[Haskell-beginners] Haskell as a useful practical 'tool' for intelligent non-programmers

Michael Orlitzky michael at orlitzky.com
Sun Apr 29 16:56:10 CEST 2012

On 04/29/2012 10:28 AM, Lorenzo Bolla wrote:
>> What's the difference? You're not passing around the actual function, in
>> any language.
> $ python
> Python 2.7.3 (default, Apr 14 2012, 23:17:33) 
> [GCC 4.7.0 20120407 (prerelease)] on linux2
> Type "help", "copyright", "credits" or "license" for more information.
>>>> def f():
> ...     print 'foo'
> ... 
>>>> def g(f):
> ...     print 'bar'
> ...     f()
> ... 
>>>> g(f)
> bar
> foo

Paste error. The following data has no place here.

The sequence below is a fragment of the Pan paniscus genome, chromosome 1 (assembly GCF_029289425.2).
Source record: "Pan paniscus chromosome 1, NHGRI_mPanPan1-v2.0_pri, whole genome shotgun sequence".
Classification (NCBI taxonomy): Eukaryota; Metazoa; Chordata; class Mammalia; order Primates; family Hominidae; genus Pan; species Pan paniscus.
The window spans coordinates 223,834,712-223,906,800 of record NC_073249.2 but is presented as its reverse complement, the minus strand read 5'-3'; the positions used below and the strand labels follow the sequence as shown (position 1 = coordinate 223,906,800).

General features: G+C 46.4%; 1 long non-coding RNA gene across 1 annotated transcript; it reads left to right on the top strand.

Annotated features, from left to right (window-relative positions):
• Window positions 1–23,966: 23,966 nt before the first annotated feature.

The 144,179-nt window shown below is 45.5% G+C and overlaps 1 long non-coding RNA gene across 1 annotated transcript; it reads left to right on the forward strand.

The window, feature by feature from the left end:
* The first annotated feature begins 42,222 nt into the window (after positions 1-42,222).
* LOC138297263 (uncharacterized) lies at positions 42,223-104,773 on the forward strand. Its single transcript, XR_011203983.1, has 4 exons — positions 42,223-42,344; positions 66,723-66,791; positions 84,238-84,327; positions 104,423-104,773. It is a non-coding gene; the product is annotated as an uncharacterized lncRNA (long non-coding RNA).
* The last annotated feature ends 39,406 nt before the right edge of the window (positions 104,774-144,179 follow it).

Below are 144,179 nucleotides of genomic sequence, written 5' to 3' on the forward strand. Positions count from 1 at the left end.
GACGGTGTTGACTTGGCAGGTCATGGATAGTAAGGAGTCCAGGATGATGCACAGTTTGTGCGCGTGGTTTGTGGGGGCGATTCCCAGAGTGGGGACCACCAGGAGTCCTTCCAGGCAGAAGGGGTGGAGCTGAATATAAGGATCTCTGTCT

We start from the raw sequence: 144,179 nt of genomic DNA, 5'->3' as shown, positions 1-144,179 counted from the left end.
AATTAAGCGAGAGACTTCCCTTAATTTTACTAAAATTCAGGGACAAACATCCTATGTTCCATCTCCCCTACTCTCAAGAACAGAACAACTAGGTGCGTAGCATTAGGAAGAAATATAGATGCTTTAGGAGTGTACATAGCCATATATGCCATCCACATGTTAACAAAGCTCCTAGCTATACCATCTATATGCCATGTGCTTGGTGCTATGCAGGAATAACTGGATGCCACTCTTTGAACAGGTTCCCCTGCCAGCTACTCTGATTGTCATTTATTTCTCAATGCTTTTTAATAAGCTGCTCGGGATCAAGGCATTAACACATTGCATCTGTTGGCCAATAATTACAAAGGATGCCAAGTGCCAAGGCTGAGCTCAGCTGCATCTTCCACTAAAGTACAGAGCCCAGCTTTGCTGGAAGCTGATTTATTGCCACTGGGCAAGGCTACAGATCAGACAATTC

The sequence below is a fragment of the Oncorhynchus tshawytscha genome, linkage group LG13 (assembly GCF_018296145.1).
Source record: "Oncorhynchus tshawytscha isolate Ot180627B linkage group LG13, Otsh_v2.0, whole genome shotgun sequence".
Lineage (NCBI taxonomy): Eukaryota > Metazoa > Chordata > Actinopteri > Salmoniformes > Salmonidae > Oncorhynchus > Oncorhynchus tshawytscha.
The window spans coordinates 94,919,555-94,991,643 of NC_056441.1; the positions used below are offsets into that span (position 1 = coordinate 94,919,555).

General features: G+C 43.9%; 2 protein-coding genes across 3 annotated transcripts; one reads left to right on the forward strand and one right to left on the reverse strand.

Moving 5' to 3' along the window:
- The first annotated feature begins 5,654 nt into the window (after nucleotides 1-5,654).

> Also: http://en.wikipedia.org/wiki/First-class_function#Language_support

You're not passing around the function, you're passing around the name
of the function or a pointer. Python happens to know that when you write
f(), you want to evaluate the function named f, much like when you say
f.call() in Ruby.

Ruby doesn't even have functions, only methods, so you have to entertain
the idea that the same thing can have two different names to even have
this discussion. Passing functions to other functions is so fundamental
to Ruby that it's baked into the language:

  irb(main):001:0> [1, 2, 3].map { |x| 2*x }
  => [2, 4, 6]

They're not called functions, but the distinction is imaginary. For an
imperative language, the culture pretty strongly encourages you to use
map, filter, fold etc. which are all passed functions (Procs) using the
block syntax.

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